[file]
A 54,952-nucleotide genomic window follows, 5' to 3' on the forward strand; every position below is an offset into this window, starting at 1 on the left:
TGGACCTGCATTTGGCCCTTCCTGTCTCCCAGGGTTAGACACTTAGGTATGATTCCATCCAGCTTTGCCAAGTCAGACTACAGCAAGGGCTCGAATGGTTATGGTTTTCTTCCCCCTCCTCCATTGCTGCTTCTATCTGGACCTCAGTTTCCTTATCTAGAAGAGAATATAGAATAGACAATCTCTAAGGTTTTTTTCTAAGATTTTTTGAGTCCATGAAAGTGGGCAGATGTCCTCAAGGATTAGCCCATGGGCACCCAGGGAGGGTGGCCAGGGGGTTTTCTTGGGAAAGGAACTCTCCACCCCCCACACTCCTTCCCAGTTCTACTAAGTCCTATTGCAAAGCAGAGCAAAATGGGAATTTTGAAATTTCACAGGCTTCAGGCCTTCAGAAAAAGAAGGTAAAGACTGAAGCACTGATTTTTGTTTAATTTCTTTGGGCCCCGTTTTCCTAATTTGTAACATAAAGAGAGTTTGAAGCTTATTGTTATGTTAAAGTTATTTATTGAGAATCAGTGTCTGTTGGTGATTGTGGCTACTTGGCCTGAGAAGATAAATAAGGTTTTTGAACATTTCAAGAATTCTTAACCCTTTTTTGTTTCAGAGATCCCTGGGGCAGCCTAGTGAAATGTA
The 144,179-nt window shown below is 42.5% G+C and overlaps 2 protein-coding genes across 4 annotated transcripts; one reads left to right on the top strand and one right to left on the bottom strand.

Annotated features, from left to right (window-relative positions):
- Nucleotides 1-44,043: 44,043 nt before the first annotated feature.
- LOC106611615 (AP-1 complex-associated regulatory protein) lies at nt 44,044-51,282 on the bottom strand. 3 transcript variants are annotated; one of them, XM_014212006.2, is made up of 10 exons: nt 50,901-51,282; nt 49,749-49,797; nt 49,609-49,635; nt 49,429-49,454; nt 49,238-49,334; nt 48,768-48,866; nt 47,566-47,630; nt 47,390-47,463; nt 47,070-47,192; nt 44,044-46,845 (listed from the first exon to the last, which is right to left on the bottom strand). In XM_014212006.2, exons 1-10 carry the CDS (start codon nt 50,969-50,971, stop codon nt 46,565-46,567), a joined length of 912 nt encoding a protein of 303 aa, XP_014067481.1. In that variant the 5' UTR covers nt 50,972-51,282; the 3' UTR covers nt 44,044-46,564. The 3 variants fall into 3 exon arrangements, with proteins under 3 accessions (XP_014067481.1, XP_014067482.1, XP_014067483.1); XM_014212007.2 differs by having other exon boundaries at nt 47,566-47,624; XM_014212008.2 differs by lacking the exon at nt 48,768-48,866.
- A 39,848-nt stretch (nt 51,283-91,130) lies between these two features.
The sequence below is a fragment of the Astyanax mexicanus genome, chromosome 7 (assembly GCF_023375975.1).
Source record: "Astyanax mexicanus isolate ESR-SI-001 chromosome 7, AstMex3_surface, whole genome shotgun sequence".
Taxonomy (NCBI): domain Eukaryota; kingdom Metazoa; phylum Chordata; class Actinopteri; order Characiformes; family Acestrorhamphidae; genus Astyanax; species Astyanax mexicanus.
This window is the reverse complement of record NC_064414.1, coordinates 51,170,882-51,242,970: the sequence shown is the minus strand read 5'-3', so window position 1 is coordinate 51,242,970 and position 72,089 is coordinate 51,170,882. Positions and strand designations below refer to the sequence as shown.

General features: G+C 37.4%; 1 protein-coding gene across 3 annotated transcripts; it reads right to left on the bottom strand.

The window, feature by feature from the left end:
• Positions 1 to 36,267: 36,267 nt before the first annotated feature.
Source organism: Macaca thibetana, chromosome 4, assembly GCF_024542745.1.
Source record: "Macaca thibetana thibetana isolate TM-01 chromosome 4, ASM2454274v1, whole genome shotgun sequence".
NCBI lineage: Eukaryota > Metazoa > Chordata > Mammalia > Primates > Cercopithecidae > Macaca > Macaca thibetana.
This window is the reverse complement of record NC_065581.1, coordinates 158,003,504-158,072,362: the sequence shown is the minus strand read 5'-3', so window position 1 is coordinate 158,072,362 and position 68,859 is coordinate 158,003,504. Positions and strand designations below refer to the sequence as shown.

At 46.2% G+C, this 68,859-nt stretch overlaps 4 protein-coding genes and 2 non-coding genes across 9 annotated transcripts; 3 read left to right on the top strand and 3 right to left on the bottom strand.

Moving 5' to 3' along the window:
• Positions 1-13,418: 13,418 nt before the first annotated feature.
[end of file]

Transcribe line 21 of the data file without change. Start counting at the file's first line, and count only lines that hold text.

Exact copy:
• Positions 1-13,418: 13,418 nt before the first annotated feature.